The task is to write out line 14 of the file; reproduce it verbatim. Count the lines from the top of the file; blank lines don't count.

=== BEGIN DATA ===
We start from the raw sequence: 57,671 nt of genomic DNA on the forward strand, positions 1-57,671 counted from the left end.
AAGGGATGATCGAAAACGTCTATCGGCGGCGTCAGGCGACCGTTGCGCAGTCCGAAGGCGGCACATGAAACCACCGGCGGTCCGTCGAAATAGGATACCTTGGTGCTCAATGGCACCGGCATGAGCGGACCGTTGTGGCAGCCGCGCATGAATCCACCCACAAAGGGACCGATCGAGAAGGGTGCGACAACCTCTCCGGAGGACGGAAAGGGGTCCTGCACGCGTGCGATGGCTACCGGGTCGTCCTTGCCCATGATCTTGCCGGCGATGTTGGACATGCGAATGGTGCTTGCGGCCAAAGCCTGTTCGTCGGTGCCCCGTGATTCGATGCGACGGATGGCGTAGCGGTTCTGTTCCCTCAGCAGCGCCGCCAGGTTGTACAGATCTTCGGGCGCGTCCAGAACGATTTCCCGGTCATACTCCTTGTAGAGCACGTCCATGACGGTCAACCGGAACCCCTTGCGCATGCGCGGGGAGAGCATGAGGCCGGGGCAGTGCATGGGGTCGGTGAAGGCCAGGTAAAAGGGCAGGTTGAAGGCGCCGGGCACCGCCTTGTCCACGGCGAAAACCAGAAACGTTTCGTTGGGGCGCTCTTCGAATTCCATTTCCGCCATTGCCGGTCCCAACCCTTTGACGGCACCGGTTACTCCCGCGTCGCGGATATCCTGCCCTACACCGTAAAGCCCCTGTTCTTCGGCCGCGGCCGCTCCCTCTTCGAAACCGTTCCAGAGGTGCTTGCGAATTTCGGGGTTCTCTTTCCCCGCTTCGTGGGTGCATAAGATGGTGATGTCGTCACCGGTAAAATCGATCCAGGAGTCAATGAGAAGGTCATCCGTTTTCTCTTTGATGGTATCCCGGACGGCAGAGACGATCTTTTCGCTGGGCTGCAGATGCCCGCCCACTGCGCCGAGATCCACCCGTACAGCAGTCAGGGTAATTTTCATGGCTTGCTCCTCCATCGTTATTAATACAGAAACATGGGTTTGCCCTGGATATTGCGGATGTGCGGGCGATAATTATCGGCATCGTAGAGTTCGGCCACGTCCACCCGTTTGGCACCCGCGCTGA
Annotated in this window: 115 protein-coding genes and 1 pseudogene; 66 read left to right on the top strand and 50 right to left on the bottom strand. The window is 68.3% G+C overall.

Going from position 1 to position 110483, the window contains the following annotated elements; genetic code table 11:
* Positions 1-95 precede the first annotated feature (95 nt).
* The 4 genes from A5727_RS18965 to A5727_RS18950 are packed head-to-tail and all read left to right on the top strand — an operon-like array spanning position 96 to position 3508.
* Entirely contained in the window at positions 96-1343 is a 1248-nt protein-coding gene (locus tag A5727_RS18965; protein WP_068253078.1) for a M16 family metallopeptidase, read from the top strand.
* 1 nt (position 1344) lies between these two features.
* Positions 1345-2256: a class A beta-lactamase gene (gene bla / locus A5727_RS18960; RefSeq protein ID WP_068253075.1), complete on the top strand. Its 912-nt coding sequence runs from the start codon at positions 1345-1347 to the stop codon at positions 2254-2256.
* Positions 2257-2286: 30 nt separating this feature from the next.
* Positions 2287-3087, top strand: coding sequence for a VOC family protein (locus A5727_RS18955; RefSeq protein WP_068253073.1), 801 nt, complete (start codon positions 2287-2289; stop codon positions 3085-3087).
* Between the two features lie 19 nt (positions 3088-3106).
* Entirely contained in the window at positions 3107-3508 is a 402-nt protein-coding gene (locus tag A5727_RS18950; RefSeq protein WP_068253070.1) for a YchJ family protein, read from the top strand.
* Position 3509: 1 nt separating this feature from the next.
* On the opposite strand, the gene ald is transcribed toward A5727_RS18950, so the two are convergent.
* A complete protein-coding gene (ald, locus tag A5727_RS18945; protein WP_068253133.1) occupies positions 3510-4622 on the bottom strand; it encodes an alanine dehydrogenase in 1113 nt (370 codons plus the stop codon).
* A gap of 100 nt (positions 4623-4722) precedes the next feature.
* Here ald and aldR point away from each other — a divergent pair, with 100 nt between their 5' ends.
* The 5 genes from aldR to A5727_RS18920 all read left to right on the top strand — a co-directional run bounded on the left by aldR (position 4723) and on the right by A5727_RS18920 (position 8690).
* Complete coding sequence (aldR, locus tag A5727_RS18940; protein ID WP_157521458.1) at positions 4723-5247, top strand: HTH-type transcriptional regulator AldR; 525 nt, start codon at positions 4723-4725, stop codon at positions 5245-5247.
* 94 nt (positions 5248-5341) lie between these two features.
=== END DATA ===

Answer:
* Position 3509: 1 nt separating this feature from the next.